Scotland look to learn from sport's world beaters

The new Scotland coaching team are casting their eyes to different sports in a bid to push on towards what is hoped can be a successful 2019 Rugby World Cup.

Patriot Danny Amendola catches a six-yard touchdown in the fourth quarter. Picture: Getty.
Patriot Danny Amendola catches a six-yard touchdown in the fourth quarter. Picture: Getty.

Assistant coach Matt Taylor revealed that new boss Gregor Townsend had tasked his lieutenants with studying 
the methods of some of the most successful 
sports teams on the globe and reporting back at this week’s international training camp and get-together in St Andrews with ideas on how they can be transferred in the quest to develop a world-beating 
Scotland side.

The All Blacks, for obvious reasons, have been looked at closely but there has also been an investigation into what makes some of the behemoths of American sport tick.

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“Gregor wants us to get better as coaches so he’s got us doing little tasks. Looking at the best teams in the world from different sports,” said defence guru Taylor.

“For me that’s really exciting and we present back to the other coaches. It’s a good learning environment. The other day [forwards coach] Dan [McFarland] had a good look at the Golden State Warriors, I did the New England Patriots and had a look at what they do well, our analyst did the All Blacks.

“You take bits and pieces, it might not be rugby specific, you look at the culture. I really enjoyed it and wouldn’t have had time to do that with Glasgow in the past. We might be going overseas to visit teams later in the year.

“Some things we keep to ourselves as coaches and might drip feed into the squad. Sometimes Gregor will say to them this is what this team is doing and why we think it’s good, sometimes we won’t. Mainly it’s best practice of coaching and general culture we might bring in.”

The Golden State Warriors and New England Patriots are the reigning NBA and NFL champions and Taylor believes, while basketball and American football are clearly very different sports to rugby union, there are lessons which can help Scotland’s top rugby players continue to improve.

“With Golden State, one of the cultural things that they talked about is joy and feeling good about themselves and celebrating time together.

“We try to have fun things in meetings. [Fellow assistant coach] Mike Blair brings up challenges, quizzes and things like that. Starting meetings like that gets everyone in a good mood. We talk about various things. That was something Dan brought up about the Golden State Warriors, which we do as well.”

These kind of projects are something Taylor has more time for now that the 44-year-old is focusing solely on the national team after five years in a dual defence coach role with Glasgow Warriors.

“What Gregor has been very good at with that downtime is trying to make us into better coaches, whether that’s general coaching practices or other stuff,” said the Australia-born former Borders and Scotland A flanker.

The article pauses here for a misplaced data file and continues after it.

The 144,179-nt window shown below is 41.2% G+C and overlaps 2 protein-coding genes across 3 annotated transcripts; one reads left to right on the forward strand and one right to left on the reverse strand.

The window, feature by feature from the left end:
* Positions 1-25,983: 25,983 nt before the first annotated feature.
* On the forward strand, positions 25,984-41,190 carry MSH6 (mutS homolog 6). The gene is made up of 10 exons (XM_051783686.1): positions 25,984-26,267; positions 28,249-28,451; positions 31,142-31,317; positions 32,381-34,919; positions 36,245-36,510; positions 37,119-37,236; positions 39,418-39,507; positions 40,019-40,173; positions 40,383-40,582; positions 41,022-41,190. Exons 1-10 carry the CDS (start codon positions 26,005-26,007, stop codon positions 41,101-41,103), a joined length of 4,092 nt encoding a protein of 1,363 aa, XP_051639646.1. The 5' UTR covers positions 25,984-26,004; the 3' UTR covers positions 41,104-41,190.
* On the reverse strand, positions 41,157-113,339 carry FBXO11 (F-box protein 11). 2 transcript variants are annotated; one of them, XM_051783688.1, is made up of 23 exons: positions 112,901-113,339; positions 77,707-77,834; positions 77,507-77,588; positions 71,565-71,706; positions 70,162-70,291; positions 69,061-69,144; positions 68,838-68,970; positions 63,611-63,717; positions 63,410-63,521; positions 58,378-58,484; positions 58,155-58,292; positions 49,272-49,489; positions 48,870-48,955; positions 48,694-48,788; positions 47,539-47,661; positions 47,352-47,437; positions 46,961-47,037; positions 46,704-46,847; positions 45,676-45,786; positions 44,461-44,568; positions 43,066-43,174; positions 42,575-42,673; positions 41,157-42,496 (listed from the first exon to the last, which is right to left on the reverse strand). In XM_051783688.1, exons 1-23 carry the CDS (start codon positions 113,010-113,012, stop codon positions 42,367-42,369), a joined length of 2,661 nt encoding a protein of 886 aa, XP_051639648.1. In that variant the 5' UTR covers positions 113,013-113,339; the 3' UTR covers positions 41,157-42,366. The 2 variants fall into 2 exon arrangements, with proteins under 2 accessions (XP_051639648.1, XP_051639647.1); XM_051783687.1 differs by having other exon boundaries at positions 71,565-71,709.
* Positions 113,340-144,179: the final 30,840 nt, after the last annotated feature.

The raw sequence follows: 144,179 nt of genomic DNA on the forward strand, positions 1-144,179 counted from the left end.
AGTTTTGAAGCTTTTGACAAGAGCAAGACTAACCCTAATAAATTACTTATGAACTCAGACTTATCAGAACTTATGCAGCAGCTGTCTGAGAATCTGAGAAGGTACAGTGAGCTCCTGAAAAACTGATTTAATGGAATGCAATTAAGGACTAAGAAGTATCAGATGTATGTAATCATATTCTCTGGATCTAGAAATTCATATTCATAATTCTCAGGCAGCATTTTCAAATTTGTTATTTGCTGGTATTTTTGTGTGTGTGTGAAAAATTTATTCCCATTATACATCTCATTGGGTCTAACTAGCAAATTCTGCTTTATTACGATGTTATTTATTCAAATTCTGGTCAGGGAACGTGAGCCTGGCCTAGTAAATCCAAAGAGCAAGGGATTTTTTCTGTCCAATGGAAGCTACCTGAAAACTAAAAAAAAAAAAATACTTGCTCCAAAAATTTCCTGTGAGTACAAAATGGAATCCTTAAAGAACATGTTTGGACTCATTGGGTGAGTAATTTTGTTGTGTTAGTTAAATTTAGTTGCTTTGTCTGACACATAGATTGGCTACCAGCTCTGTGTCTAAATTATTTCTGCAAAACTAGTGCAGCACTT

“This week we’re going to look at the All Blacks for instance. If Munster, for example, are doing something really well we’ll look at them and examine them and bring that back to the group.

“The difference before is that I was always focused on the next game with Glasgow then the next game with Scotland. Now, this week when the players go home, we’ll have more time to sit down and examine and plan for November.

“There’s a lot more detailed planning. I’ll also help the academies and do bits and pieces around that.”

Taylor said that, with the autumn Test series still two and a half months away, the main thrust of this week’s camp is to clarify what Townsend expects from Scotland and about continuing the development of that national team culture. Detailed analysis on opponents will come later, although Taylor couldn’t help but admit he watched last weekend’s New Zealand 
v Australia match with great

Scotland face the All Blacks and Wallabies in November and a game in which the trans-Tasman rivals traded 12 tries in a bizarre 54-34 win for the Kiwis in Sydney provided plenty of food for thought for a defence coach.

“New Zealand are certainly an exceptional team,” he said. “When you look at the All Blacks versus the Lions and the All Blacks versus Australia the big difference was the physicality and line speed the Lions brought.

“Australia didn’t manage to do that and lost a few tries. But Australia were very good in attack as well. At the moment they are a very good attacking team.

“We will have our hands full when we play those two sides. We will be working hard to shut them down, get good line speed and be really physical in the tackle contest.”

Some senior players are not in attendance at St Andrews this week but Greig Laidlaw is and, following his trip with the Lions after missing the last three Scotland games with injury, Taylor sees no reason why he can’t be a leading figure in the group for a while yet.

“He has been excellent,” said Taylor of the 31-year-old scrum-half who is now at Clermont Auvergne. “We had a one-on-one with Greig. I don’t think he has anything to prove. He has been an exceptional leader for us and he has come here and trained really well. We’re excited to have him back. He is one of the best captains I’ve ever been involved with and he has led the team brilliantly. John [Barclay] has done a great job in his absence and it is great to have a number of good leaders who can step up. You want that in an international team. Greig has worked hard at developing those leaders as have other teams.”